On July 26, 2010, the Statis filed a Request for Arbitration ("Request") with the Stockholm Chamber of Commerce ("SCC") in Sweden. The Request claims that Kazakhstan's actions violated its obligations as a signatory to the Energy Charter Treaty ("ECT"). The ECT is an international agreement that permits signatories to arbitrate disputes in foreign tribunals, such as the SCC. Under the ECT, the SCC rules governed the arbitral proceedings.
On December 19, 2013, the tribunal issued an award in favor of the Statis. The tribunal found that Kazakhstan's actions "constituted a string of measures of coordinated harassment," which constituted "a breach of [its] obligation to treat investors fairly and equitably, as required by Art. 10(1) ECT." JA 67. The tribunal awarded the Statis $497,685,101 for damages, and Kazakhstan was also required to pay the Statis $8,975,496.40 in legal costs.
On September 30, 2014, the Statis filed a Petition to Confirm Arbitral Award in the District Court under the Convention on the Recognition and Enforcement of Foreign Arbitral Awards ("New York Convention"), which has been incorporated into the Federal Arbitration Act. See 9 U.S.C. §§ 201- 208. On April 5, [*4] 2016, after the parties had completed their merits briefings in this case, Kazakhstan filed a motion for leave to file "additional grounds" in support of its opposition to the petition to confirm the arbitral award. The District Court denied Kazakhstan's motion after considering whether justice required permitting it to add new grounds to its opposition to the petition to confirm the award. Kazakhstan then filed a motion for reconsideration of the District Court's denial of its motion to supplement. On March 23, 2018, the District Court issued a memorandum opinion denying the motion for reconsideration and confirming the arbitration award.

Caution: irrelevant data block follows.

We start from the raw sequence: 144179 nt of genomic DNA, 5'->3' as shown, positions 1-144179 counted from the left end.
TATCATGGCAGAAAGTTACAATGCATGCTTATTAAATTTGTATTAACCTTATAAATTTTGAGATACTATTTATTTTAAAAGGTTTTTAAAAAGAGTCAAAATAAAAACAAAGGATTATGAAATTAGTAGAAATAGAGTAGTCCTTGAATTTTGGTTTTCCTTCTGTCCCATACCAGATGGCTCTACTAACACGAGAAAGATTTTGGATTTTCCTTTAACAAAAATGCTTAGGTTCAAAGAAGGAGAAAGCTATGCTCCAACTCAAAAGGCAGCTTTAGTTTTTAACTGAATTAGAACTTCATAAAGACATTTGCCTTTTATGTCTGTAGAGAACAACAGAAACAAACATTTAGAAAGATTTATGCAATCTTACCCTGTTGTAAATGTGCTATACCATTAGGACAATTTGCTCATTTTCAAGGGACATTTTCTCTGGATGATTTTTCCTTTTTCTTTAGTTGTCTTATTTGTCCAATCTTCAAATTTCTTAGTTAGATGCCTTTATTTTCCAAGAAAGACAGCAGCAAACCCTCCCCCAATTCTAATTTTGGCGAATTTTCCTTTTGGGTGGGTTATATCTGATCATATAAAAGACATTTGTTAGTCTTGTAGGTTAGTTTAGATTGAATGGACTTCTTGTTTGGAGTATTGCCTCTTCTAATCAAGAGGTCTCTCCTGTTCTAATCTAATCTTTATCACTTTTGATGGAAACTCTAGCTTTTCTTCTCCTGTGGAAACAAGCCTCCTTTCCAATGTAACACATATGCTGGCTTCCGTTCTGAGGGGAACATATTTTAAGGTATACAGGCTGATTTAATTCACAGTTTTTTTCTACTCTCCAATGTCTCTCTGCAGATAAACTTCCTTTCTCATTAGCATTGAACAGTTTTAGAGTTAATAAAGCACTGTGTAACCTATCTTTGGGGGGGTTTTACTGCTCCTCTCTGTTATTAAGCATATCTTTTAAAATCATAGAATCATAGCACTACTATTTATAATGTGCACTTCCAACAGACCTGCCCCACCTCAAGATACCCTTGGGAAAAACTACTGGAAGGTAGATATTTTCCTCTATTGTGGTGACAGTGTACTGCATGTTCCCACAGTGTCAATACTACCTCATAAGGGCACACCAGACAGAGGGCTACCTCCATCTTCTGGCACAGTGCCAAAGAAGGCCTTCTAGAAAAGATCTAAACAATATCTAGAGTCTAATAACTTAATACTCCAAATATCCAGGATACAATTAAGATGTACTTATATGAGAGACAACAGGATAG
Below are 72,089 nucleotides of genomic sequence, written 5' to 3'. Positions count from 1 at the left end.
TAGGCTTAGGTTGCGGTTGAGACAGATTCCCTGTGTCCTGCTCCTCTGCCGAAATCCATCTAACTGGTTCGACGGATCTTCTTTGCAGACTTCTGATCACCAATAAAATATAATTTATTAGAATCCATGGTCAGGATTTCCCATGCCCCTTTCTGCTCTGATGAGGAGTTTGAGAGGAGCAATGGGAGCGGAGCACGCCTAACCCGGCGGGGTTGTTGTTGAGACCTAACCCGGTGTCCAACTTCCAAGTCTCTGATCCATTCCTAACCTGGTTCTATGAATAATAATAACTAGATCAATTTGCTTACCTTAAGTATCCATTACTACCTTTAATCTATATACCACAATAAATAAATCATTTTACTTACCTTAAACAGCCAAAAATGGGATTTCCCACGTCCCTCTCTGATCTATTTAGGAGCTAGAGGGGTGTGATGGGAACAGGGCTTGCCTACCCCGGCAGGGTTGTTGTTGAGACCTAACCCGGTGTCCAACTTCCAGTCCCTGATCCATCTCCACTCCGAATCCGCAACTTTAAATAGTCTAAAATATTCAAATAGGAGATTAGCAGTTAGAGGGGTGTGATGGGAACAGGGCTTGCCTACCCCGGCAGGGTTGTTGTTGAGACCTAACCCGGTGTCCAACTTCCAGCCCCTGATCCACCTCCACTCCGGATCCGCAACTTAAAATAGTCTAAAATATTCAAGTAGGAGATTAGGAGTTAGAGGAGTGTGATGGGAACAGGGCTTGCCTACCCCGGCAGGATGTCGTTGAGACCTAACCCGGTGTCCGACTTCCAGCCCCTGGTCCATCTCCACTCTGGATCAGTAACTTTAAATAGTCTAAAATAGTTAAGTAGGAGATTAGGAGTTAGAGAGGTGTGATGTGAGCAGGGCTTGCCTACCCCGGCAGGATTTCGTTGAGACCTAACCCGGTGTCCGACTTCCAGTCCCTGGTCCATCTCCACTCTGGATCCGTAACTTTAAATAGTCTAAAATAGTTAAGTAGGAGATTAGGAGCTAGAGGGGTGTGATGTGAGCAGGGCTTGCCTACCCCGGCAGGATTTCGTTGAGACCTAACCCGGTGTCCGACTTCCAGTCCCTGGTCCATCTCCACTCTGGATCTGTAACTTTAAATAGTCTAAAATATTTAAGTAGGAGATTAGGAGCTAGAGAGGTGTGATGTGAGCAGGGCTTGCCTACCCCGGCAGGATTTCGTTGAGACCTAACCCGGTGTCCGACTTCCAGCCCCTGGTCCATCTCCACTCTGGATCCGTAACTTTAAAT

We affirm the District Court's grant of the Statis' petition to confirm the arbitral award. There is an "emphatic federal policy in favor of arbitral dispute resolution," thus district courts have "little discretion in refusing or deferring enforcement of foreign arbitral awards: the [New York] Convention is 'clear' that a court 'may refuse to enforce the award only on the grounds explicitly set forth in Article V of the Convention.'" Belize Soc. Dev. Ltd. v. Gov't of Belize, 668 F.3d 724, 727 (D.C. Cir. 2012) (quoting Mitsubishi Motors Corp. v. Soler Chrysler-Plymouth, Inc., 473 U.S. 614, 631 (1985), and TermoRio S.A. E.S.P. v. Electranta S.P., 487 F.3d 928, 935 (D.C. Cir. 2007)). Kazakhstan has failed to show that any [*5] exceptions to enforceability under the New York Convention are appropriate here.